Pondexter lifts Washington over Marquette 80-78
SAN JOSE, Calif. (AP)—When Quincy Pondexter grabbed an offensive rebound with 34 seconds left in a tie game, Washington coach Lorenzo Romar twice considered calling a timeout to set up a final play.
Romar decided to let his senior leader do it by himself—and Pondexter wasn’t about to miss a chance to add another game to his season.
Pondexter drove for a short bank shot with 1.7 seconds left, and 11th-seeded Washington extended its late-season rally right into the NCAA tournament with an 80-78 victory over Marquette in the first round of the East Regional on Thursday night.
Pondexter scored 18 points in his school-record 134th game, and Isaiah Thomas had 19 as the Huskies (25-9) won their eighth straight in dramatic fashion, roaring back from a 15-point deficit with 13 1/2 minutes left. Yet it still came down to the game-saving grace of Pondexter, a California native eager to expand his place in Huskies history.
Washington made two late defensive stops before Pondexter drove by Jimmy Butler from the perimeter and scored the winner with apparent ease.
“The fear of it being my last collegiate game ever is what propelled me to play well in the second half,” said Pondexter, who had 14 points after halftime. “I had to step up. … It’s one of those storybook shots. I’m just so happy right now, I don’t even know what to say.”
Lazar Hayward missed a half-court heave at the buzzer for the sixth-seeded Golden Eagles (23-11), who didn’t manage a field goal in the final 4:33. After playing most of the game at the Huskies’ favored up-tempo pace, Marquette’s unlikely late-season surge ended with an offensive stall.
“Coach was drawing up a play, and I told him I wanted the ball,” Hayward said. “It felt good coming off my hand. It was just a little long. I felt like we could have some of the March Madness luck, but we didn’t.”
Washington will face third-seeded New Mexico on Saturday at the Shark Tank, which was filled with Huskies fans. The Huskies led for less than a minute of the entire second half before Pondexter’s final bucket.
“I totally felt comfortable with him with the basketball, thinking he would make the right decision,” Romar said. “To finish that way, and to beat a team that has done so well in those types of games, it speaks volumes about our team, but also where our team is now, as opposed to 6-7 weeks ago.”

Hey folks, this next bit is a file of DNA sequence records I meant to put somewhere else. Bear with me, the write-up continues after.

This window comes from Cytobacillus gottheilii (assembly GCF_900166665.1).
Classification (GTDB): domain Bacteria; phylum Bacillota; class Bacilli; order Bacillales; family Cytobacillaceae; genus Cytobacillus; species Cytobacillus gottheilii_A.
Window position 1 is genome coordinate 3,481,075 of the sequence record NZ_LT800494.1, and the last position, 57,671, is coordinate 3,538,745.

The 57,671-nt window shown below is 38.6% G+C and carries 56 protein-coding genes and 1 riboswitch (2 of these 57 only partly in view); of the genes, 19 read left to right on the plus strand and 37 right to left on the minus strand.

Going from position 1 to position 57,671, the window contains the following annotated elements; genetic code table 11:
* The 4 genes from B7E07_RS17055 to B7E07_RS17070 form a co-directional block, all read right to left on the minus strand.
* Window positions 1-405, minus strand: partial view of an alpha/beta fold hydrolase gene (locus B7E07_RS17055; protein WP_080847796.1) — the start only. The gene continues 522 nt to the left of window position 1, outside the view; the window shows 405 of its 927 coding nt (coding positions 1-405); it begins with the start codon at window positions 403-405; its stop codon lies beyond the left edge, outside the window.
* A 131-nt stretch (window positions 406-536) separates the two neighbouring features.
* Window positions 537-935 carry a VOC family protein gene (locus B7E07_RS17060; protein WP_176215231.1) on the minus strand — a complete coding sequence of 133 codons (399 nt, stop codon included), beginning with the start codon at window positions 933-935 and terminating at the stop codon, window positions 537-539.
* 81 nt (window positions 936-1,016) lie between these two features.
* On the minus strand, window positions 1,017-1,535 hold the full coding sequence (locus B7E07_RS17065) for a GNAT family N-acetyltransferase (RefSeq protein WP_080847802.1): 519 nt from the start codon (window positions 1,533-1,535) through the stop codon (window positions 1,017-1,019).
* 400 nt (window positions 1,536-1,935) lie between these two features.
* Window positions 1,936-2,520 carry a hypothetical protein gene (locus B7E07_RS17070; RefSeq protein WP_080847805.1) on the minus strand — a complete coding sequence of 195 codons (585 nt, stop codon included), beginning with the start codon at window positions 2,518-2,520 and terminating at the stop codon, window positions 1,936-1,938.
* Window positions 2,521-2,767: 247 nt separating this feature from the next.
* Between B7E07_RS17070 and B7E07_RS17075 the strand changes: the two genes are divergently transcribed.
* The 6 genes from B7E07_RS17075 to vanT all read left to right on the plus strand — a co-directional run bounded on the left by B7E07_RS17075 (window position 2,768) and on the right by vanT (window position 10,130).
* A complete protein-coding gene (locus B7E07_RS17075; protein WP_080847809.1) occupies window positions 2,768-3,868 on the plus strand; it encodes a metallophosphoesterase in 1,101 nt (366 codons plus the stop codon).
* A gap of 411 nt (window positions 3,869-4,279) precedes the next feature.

Elston Turner had another strong second half for the Huskies, scoring 11 of his 14 points while they rallied. Pondexter also had 11 rebounds while breaking Justin Dentmon’s Huskies record for appearances.
Pondexter’s passion was evident in his five offensive rebounds, including three in the final minutes. He even got a rare technical foul for exchanging words and pushes with David Cubillan with 6:43 left.
Hayward scored 15 of his 20 points after halftime, but lost his duel with fellow senior forward Pondexter—his dorm mate on a World University Games team in Serbia last summer. Hayward crumpled at midcourt after his final miss, but his teammates gathered around and raised him up for final handshakes.
Darius Johnson-Odom had 19 points and Cubillan added 14 for the Eagles, who also finished strong in the regular season to earn a surprisingly high seed. Even when Marquette was up 15 while racing up and down, coach Buzz Williams knew his team wasn’t safe.
“It was fool’s gold for us,” Williams said. “We weren’t doing what we needed to do defensively, and that was because the game was going too fast. (We) had to play our five best players too many minutes in the second half. With the game going that fast, it wears us down. That’s why it’s fool’s gold.”
Marquette’s loss completed an ugly 1-3 opening day for the mighty Big East, which put eight teams in the NCAA tournament, most of any conference. No. 2 seed Villanova posted the league’s only victory despite an overtime scare from 15th-seeded Robert Morris.
Washington’s win was a welcome development for the beleaguered Pac-10, which got just two teams into the NCAAs after a down season for the league.
Sporting new haircuts featuring patterns and uniform numbers etched in the left sides of their heads, the Eagles kept pace with the Huskies, but couldn’t execute their deliberate offense late. The Big East’s top 3-point shooting team went 12 for 19, but lost for the eighth time in an astonishing 16 games decided by four points or fewer this season.
Marquette jumped ahead with a 15-1 run shortly after halftime, getting eight points from Hayward while taking a 60-45 lead. Washington answered with a 13-2 run in less than three minutes, and eventually took a 72-71 lead on Turner’s 3-pointer with 5:20 left.
Marquette went back ahead on Cubillan’s 3-pointer moments later—but it was the Eagles’ final field goal. Hayward didn’t score in the final six minutes.
“I’ve always told my teammates to keep faith, and anything can happen,” said Thomas, who’s playing through pain in his injured left hand. “I’m in my teammates’ ears all through the game. We’re never out of it. Play defense, and we can come out of it with wins like this.”
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